AG Muigai defends amendments

June 22, 2012 1:00 pm
Speaking to reporters in his office on Friday, Muigai argued that MPs were within their powers to amend the laws/FILE

, NAIROBI, Kenya, Jun 22 – Attorney General Githu Muigai has now defended the controversial move by Parliament to amend some crucial electoral laws through the Statute Law (Miscellaneous Amendment) Bill 2012 that was passed on Thursday.

Speaking to reporters in his office on Friday, Muigai argued that MPs were within their powers to amend the laws.

“That is the nature of law. Law is controversial and that is why you have two lawyers on two different sides of the same case, each interpreting law differently,” he said.

“CIC (the Commission for the Implementation of the Constitution) says there are some unconstitutional amendments; the Constitutional Oversight Committee in Parliament says there are none. Both (groups) are important, both are informed,” he pointed out.

He stated that this is an indication of democracy and should be encouraged in a bid to have an all inclusive document.

“Sometimes the language of disagreement is very violent and people deny others the good faith. They deny that other person has a good faith interpretation. They arrogate to themselves the only correct interpretation. That is very regrettable,” he stated.

He said where no consensus can be reached, the matter needs to be taken to the Supreme Court for interpretation.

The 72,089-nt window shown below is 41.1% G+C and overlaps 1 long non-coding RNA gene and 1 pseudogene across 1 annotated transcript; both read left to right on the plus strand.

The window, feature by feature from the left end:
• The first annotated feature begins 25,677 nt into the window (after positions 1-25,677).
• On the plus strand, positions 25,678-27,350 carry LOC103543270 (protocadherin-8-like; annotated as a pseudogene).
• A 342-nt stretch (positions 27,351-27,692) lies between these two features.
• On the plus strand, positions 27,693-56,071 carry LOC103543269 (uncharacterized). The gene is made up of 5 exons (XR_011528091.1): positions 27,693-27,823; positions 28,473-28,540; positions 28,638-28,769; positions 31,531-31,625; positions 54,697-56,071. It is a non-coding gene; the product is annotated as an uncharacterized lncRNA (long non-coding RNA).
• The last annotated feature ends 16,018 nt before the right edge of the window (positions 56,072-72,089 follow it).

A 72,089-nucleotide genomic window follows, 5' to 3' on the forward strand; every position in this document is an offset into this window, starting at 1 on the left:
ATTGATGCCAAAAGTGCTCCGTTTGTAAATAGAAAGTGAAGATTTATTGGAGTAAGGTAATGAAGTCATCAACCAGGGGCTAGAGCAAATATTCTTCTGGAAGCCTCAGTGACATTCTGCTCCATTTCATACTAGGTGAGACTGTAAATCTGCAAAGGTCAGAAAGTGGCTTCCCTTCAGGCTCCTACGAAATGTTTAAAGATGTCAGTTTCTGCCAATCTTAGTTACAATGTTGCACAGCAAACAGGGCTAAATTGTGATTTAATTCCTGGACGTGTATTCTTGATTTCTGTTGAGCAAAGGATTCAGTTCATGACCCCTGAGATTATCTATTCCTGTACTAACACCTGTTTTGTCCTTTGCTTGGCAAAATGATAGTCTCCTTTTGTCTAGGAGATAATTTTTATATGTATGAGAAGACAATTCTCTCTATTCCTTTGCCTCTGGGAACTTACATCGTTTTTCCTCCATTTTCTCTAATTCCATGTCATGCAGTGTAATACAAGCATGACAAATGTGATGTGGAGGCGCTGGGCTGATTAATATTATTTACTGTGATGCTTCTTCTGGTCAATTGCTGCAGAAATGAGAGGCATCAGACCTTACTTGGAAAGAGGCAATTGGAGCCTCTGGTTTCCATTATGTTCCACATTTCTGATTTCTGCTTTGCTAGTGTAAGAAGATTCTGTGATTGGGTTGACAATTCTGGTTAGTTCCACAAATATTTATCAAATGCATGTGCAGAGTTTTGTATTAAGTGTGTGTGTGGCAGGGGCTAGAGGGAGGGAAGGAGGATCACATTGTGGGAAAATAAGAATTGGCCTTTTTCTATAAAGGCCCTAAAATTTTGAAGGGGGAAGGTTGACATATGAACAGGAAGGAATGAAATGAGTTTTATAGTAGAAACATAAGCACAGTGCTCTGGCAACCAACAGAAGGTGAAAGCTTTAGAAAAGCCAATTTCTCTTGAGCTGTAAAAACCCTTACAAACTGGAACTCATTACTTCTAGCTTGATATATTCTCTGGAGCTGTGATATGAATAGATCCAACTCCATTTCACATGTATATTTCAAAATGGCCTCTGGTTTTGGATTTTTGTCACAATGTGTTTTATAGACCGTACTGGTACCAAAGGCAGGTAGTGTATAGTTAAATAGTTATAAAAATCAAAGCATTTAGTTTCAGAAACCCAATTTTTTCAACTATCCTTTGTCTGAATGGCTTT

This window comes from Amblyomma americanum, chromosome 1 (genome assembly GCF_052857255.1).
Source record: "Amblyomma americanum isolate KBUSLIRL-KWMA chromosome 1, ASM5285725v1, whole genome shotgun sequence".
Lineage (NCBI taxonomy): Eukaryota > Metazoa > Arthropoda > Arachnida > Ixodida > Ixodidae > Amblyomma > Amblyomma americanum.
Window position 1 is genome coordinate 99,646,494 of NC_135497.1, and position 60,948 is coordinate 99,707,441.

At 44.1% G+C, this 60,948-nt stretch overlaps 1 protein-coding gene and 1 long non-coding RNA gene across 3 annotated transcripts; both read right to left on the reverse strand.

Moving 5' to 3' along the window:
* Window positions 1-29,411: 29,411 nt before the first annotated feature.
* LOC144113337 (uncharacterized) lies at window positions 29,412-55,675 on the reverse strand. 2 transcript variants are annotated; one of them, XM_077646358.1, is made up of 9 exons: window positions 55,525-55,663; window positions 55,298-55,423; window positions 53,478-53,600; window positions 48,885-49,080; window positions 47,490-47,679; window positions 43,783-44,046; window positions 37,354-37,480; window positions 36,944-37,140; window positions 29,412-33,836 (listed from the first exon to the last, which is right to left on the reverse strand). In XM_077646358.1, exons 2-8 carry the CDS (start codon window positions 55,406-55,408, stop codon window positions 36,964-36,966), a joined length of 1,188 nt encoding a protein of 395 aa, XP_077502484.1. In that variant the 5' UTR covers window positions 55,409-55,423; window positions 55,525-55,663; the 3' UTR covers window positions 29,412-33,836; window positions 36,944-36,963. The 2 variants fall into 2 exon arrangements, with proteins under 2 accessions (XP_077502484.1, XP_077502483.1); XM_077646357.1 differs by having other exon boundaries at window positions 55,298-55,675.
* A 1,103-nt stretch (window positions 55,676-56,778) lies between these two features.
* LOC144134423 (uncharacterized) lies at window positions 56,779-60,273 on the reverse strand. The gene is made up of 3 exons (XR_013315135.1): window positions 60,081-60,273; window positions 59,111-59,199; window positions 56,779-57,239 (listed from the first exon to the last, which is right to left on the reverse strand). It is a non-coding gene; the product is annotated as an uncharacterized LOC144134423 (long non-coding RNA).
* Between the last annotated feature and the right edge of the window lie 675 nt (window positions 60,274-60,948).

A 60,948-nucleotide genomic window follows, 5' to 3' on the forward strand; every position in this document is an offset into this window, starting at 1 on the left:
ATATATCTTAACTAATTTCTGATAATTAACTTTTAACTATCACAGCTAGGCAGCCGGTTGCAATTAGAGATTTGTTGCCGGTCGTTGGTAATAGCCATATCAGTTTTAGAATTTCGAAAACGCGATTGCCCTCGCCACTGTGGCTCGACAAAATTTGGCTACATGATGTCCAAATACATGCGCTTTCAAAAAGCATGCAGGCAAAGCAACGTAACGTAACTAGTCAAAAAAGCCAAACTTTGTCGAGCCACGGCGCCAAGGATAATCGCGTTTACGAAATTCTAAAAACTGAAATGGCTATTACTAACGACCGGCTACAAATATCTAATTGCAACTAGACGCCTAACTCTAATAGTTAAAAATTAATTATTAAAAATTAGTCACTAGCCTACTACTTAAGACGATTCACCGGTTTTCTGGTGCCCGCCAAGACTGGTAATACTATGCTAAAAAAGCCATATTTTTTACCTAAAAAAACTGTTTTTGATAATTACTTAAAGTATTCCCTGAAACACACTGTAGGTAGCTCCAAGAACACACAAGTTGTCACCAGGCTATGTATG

“Our Constitution has created a mechanism through which we shall resolve constitutional controversies and that is the Supreme Court,” he observed.

“So if one party says this is unconstitutional and another party says this is constitutional, we should have the discipline to say, ‘let us then refer the matter to the supreme court for an authoritative interpretation’,” he said.

Elsewhere, former Attorney General Charles Njonjo welcomed the stand taken by MPs that those at the helm of the country’s leadership must not be intellectually challenged.

Njonjo said quacks should not be allowed to lead ‘smart’ Kenyans.

Speaking outside the Mombasa law courts, the former constitutional minister hailed MPs for their decision that future Presidents, Senators and MPs should have university degrees as minimum qualification.

The matter elicited sharp reaction from Civil Society Organisations with many of them calling on President Mwai Kibaki not to assent to the Statute Law, (Miscellaneous Amendment) Bill that sailed through Parliament on Thursday.

The organisations argued that the Bill which seeks to amend key provisions of the Elections Act was an attempt to defraud Kenyans.

The Bill proposes that an unsuccessful presidential candidate can still make way to Parliament through nomination by political parties.

FIDA Kenya Executive Director Grace Maingi- Kimani said Parliament had no constitutional authority to bestow advantages to itself.

Transparency International Executive Director Samuel Kimeu saw the amendments as mischievous.


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